"In Nigeria they send emails telling you that if you help them move millions of dollars to the US you can keep a hefty percentage of that and they would be extremely thankful."
A young boy deals with mean relatives and religious extremes as he embarks on his first communion.
"Then, to crown my misfortunes, I had to make my first confession and communion. It was an old woman called Ryan who prepared us for these. She was about the one age with Gran; she was well-to-do, lived in a big house on Montenotte, wore a black cloak and bonnet, and came every day to school at three o'clock when we should have been going home, and talked to us of hell. She may have mentioned the other place as well, but that could only have been by accident, for hell had the first place in her heart."
The trials and silliness of Facebook, from beyond the grave.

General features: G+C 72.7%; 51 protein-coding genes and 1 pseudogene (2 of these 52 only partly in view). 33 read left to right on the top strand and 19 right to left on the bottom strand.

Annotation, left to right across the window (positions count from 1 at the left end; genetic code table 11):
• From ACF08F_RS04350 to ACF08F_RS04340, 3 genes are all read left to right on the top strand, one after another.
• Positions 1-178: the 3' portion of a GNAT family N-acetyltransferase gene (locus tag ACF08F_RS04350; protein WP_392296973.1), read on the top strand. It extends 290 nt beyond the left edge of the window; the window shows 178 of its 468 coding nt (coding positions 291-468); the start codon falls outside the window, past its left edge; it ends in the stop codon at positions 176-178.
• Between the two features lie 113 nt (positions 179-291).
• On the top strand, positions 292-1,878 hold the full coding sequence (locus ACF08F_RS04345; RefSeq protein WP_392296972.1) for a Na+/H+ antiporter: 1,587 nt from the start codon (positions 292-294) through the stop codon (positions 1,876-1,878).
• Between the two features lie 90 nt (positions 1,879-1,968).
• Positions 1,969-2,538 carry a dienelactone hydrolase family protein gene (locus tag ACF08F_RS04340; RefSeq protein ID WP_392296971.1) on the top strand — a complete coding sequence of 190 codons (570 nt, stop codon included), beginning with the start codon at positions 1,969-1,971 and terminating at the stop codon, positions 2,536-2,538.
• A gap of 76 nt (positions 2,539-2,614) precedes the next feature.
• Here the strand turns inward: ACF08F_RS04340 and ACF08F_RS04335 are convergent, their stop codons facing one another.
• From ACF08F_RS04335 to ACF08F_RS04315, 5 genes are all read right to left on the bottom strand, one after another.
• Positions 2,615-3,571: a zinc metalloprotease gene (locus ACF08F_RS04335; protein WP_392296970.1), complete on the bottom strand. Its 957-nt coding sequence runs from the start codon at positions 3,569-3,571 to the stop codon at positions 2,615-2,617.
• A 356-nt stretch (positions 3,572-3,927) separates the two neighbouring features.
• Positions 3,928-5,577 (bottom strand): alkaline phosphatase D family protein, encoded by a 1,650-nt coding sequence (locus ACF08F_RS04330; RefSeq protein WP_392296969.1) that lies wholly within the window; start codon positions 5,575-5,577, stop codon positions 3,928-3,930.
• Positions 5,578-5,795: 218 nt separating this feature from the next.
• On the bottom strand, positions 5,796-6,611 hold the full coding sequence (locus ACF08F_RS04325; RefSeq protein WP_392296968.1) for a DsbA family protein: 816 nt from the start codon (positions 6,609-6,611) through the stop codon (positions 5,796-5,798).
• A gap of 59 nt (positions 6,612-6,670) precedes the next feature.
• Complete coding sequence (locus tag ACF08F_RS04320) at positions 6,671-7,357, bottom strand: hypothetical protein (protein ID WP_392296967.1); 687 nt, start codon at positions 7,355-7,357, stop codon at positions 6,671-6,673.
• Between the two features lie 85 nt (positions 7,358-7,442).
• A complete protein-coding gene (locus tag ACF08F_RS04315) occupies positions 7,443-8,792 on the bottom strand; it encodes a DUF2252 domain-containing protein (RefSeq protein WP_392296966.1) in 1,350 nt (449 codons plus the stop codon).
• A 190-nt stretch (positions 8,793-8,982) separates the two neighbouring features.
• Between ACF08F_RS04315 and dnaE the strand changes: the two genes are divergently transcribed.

"In a last, desperate attempt to recapture our imaginations, Madeline began posting pictures of herself with dead celebrities like Michael Jackson, Marilyn Monroe, even Benjamin Franklin. But they were doing things like high-fiving, watching TV, and playing darts. As a community, we agreed it was in bad taste."
A short, philosophical study of why we carry what we do.
"The fact is that everything I have in my pockets is carefully chosen so I’ll always be prepared. Everything is there so I can be at an advantage at the moment of truth. Actually, that’s not accurate. Everything’s there so I won’t be at a disadvantage at the moment of truth. Because what kind of advantage can a wooden toothpick or a postage stamp really give you?"
A clown's harrowing, distorted journey through towns, roads, and memories.
"Now, long days along the roads, back roads and highways, roads of dust and concrete, roads bent and vibrating in the heat and the letter taped to the windshield, a membrane browning in the sun. Long days tangled in the station wagon, legs and heads flopped from windows, the back window kicked out and exploded into dust for the bulges and ruffles of a hundred Pierrots, their long red shoes and polka dots. Long days now hurtling along, lost in the vibrations of gestures, lost within the vibration of minds. These days hurtling along roads in an endless gesture, the only gesture Pierrot once knew. The gesture Pierrot never forgot."